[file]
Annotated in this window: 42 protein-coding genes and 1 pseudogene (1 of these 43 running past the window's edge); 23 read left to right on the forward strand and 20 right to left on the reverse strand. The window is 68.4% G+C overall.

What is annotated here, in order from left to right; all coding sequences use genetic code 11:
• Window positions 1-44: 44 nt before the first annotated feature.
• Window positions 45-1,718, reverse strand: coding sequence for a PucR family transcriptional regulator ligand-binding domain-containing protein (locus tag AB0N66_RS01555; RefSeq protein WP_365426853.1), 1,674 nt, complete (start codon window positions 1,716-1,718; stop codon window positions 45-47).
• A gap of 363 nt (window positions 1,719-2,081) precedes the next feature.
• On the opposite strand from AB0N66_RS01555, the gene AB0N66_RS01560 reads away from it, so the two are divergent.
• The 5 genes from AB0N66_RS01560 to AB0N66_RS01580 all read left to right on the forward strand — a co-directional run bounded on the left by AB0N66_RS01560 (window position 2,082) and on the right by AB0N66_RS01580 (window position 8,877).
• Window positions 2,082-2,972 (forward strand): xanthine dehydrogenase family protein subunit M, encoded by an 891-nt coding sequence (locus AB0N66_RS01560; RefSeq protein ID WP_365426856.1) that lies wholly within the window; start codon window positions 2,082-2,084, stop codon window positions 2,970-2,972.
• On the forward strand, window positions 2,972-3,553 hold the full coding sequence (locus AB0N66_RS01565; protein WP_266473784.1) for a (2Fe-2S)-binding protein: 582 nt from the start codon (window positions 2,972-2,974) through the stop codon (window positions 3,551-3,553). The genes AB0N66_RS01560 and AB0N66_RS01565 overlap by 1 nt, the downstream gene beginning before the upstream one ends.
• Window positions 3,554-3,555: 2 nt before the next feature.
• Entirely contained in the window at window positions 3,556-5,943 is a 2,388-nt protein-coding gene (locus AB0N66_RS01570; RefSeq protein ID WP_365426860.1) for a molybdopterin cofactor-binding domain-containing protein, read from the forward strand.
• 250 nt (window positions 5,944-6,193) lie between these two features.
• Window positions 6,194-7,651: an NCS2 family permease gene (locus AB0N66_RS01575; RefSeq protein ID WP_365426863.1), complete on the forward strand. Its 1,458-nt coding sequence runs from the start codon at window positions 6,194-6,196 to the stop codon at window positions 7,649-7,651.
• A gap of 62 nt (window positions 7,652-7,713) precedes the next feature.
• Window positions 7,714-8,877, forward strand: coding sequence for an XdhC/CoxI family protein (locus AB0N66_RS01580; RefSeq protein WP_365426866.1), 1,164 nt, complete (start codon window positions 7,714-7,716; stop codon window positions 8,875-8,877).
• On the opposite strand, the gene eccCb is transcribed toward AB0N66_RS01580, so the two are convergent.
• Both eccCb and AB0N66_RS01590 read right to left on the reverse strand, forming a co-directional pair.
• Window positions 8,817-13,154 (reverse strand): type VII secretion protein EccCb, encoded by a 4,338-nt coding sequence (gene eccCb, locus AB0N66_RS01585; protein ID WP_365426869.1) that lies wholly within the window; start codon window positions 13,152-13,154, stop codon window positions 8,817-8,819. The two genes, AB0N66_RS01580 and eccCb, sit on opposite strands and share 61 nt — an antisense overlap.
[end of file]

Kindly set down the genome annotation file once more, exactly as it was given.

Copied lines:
Annotated in this window: 42 protein-coding genes and 1 pseudogene (1 of these 43 running past the window's edge); 23 read left to right on the forward strand and 20 right to left on the reverse strand. The window is 68.4% G+C overall.

What is annotated here, in order from left to right; all coding sequences use genetic code 11:
• Window positions 1-44: 44 nt before the first annotated feature.
• Window positions 45-1,718, reverse strand: coding sequence for a PucR family transcriptional regulator ligand-binding domain-containing protein (locus tag AB0N66_RS01555; RefSeq protein WP_365426853.1), 1,674 nt, complete (start codon window positions 1,716-1,718; stop codon window positions 45-47).
• A gap of 363 nt (window positions 1,719-2,081) precedes the next feature.
• On the opposite strand from AB0N66_RS01555, the gene AB0N66_RS01560 reads away from it, so the two are divergent.
• The 5 genes from AB0N66_RS01560 to AB0N66_RS01580 all read left to right on the forward strand — a co-directional run bounded on the left by AB0N66_RS01560 (window position 2,082) and on the right by AB0N66_RS01580 (window position 8,877).
• Window positions 2,082-2,972 (forward strand): xanthine dehydrogenase family protein subunit M, encoded by an 891-nt coding sequence (locus AB0N66_RS01560; RefSeq protein ID WP_365426856.1) that lies wholly within the window; start codon window positions 2,082-2,084, stop codon window positions 2,970-2,972.
• On the forward strand, window positions 2,972-3,553 hold the full coding sequence (locus AB0N66_RS01565; protein WP_266473784.1) for a (2Fe-2S)-binding protein: 582 nt from the start codon (window positions 2,972-2,974) through the stop codon (window positions 3,551-3,553). The genes AB0N66_RS01560 and AB0N66_RS01565 overlap by 1 nt, the downstream gene beginning before the upstream one ends.
• Window positions 3,554-3,555: 2 nt before the next feature.
• Entirely contained in the window at window positions 3,556-5,943 is a 2,388-nt protein-coding gene (locus AB0N66_RS01570; RefSeq protein ID WP_365426860.1) for a molybdopterin cofactor-binding domain-containing protein, read from the forward strand.
• 250 nt (window positions 5,944-6,193) lie between these two features.
• Window positions 6,194-7,651: an NCS2 family permease gene (locus AB0N66_RS01575; RefSeq protein ID WP_365426863.1), complete on the forward strand. Its 1,458-nt coding sequence runs from the start codon at window positions 6,194-6,196 to the stop codon at window positions 7,649-7,651.
• A gap of 62 nt (window positions 7,652-7,713) precedes the next feature.
• Window positions 7,714-8,877, forward strand: coding sequence for an XdhC/CoxI family protein (locus AB0N66_RS01580; RefSeq protein WP_365426866.1), 1,164 nt, complete (start codon window positions 7,714-7,716; stop codon window positions 8,875-8,877).
• On the opposite strand, the gene eccCb is transcribed toward AB0N66_RS01580, so the two are convergent.
• Both eccCb and AB0N66_RS01590 read right to left on the reverse strand, forming a co-directional pair.
• Window positions 8,817-13,154 (reverse strand): type VII secretion protein EccCb, encoded by a 4,338-nt coding sequence (gene eccCb, locus AB0N66_RS01585; protein ID WP_365426869.1) that lies wholly within the window; start codon window positions 13,152-13,154, stop codon window positions 8,817-8,819. The two genes, AB0N66_RS01580 and eccCb, sit on opposite strands and share 61 nt — an antisense overlap.